Beats | April 4, 2018

A better OPIC, Agents of Impact, emissions reduction potential, farmland impact

The team at


Greetings, ImpactAlpha readers!

Featured: Impact Voices

Four ways to build a new, and better, US development finance institution. The Trump administration first sought to gut the budget of the Overseas Private Investment Corp., the public-private investor that has returned money to the US Treasury for the past 40 years. OPIC is known to impact investors for loans to companies like Envirofit and Greenlight Planet and fund managers like LeapFrog Investments, WaterEquity and Global Partnerships. Now, a proposal for a new US development finance institution that expands OPIC has bipartisan momentum in a politically polarized Washington. The proposed new entity would double OPIC’s investment capacity to $60 billion and give it authority to make equity, as well as debt, investments, as well as bring in parts of USAID targeted at investments rather than foreign aid.

In a guest post on ImpactAlpha, Dalberg’s Kusi Hornberger and Shyam Sundaram suggest the new institution should embed “impact management” throughout its operations. They point to examples like Canada’s new FinDev, which is making data and technology core to its operations. “A new US development finance institution should integrate impact data into decision-making at all levels of the organization by exploring new tech-driven deal sourcing, data collection and evaluation tools,” the authors write. They’re also excited about increasing the institution’s use of “mezzanine finance products, pay-for-results and impact monetization tools to unlock and enhance the impact of its investments.”

Read, “Four ways to build a new, and better, US development finance institution,” by Kusi Hornberger and Shyam Sundaram on ImpactAlpha.

Special: The New ImpactAlpha

ImpactAlpha readers step up to become Special Agents. A sampling of this week’s reactions to the new ImpactAlpha: “Happy to be an early subscriber to ImpactAlpha, which is a must-read for those wanting daily impact investing news” (Cathy Clark, Duke University)… “ImpactAlpha is must-read indeed” (John Holdsclaw IV, National Coop Bank)… “Excited to be an early subscriber and avid reader of the best impact investing news and updates” (Beth Bafford, Calvert Impact Capital)… “ImpactAlpha is an incredibly important voice in the movement toward using capital to solve the world’s biggest problems” (Trevor Neilson‏, i(x) investments)… “I just subscribed to ImpactAlpha’s new subscription for understanding/analyzing the world of impact investing. Every 20-year-old I know talks about “impact” all day long” (Jessica Lessin, The Information). You, too, can subscribe today.

Agents of Impact: From the Community

Raj Panjabi, CEO of Last Mile Health, is the first of five awardees of funds from The Audacious Project, the successor to the TED Prize (which Panjabi won last year). The Audacious Project is indeed audacious, having raised $250 million from the likes of the Skoll Foundation, the Bill & Melinda Gates Foundation, Virgin Unite and the Dalio Foundation for the first five projects. The rest of the awardees will be announced next week at the TED2018 Conference (you can stream it live). More than $50 million has been committed to Panjabi’s plans for Last Mile Health, with Living Goods, to use technology to empower community health workers around the world.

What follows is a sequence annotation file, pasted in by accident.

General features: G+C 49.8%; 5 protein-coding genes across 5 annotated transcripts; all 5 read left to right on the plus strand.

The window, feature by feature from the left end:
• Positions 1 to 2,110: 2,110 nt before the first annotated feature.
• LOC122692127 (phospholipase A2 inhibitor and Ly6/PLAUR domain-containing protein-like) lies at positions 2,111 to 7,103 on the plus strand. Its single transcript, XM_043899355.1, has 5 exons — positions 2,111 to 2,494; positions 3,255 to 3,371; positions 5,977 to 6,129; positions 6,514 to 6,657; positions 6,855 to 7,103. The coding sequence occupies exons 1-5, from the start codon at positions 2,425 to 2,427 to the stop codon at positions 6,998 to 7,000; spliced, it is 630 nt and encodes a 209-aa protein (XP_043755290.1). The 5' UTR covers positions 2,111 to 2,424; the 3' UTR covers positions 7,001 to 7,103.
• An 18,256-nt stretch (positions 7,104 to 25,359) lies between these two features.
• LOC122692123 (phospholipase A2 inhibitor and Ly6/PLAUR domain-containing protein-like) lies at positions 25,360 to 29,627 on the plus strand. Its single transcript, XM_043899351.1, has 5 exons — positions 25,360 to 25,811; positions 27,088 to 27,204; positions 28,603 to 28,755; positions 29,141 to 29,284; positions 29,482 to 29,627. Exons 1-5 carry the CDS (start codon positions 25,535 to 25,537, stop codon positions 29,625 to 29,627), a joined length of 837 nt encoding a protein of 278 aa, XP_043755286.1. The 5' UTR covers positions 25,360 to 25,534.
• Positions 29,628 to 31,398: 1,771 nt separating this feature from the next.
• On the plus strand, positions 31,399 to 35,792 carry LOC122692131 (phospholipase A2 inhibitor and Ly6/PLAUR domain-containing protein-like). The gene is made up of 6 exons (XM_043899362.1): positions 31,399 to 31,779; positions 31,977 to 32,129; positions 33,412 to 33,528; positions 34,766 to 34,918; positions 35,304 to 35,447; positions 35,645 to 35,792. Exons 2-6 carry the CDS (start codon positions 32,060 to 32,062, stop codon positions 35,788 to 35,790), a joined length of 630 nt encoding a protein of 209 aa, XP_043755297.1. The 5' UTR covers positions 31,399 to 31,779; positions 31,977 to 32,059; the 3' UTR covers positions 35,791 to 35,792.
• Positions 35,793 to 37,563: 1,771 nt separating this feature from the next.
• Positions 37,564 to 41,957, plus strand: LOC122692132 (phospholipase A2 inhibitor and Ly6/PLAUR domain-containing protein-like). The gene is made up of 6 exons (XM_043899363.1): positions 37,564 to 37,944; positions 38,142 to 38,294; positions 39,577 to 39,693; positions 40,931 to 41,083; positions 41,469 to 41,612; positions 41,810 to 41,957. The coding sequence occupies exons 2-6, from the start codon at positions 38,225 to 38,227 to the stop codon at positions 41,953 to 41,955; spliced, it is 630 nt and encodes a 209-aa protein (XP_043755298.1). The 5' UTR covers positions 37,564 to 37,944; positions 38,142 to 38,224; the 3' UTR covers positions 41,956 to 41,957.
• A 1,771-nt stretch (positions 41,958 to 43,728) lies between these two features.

Signals: Ahead of the Curve

How investors can get the most climate-change impact for their bucks. Climate investors need to know where to place their bets. How can investors identify ventures, especially in their early stages, that hold the highest potential to reduce carbon emissions in the long term?

  • Current impact investing measurement tools… fall short in assessing ventures’ future carbon-reduction potential.
  • A new tool… developed by the PRIME Coalition, the Boston nonprofit connecting families and foundations to climate ventures, and NYSERDA, New York State’s energy innovation agency, assess companies’ potential for climate impact as they scale up.
  • A company’s “Emissions Reduction Potential,” or ERP for short, describes its potential to reduce emissions over the 30-year period following an investment.

“Employing ERP has already helped PRIME improve the potential impact of investment decisions,” PRIME’s Scott Burger, Alicia Seiger and Sarah Kearney write in a post introducing the new methodology on ImpactAlpha. PRIME is keen to engage other investors streamline the tools and explore its use across other sectors. What’s your company’s ERP?

Read, “How investors can get the most climate-change impact for their buck,” by the PRIME Coalition’s Scott Burger,” by Alicia Seiger and Sarah Kearney.

Dealflow: Follow the Money

A recap of this morning’s deals. Get them fresh in your inbox by subscribing today

Trust’s first “farmland impact note” preserves Washington farmland. The Seattle-based PCC Farmland Trust aims to conserve farmland for agricultural use. The trust raised $2.7 million with a 2%, seven-year note to buy a 260-acre farm. Read more.

Partners Group launches $1 billion PG Life fund to invest in Sustainable Development Goals… The Switzerland-based investment firm is extending its ESG strategies into private equity and debt. Go deeper.

…While Calvert Impact backs a $1 billion Swiss impact fund. Calvert Impact Capital invested a “significant” though undisclosed amount in BlueOrchard’s microfinance fund. Read on.

Visor’s alternative credit-scoring helps small businesses get loans in Mexico and Brazil. IGNIA led the financing for Visor, which uses data to assess small businesses’ creditworthiness and helps them get loans. Read more.

Click here for more ImpactAlpha dealflow. Send deal tips and news to [email protected].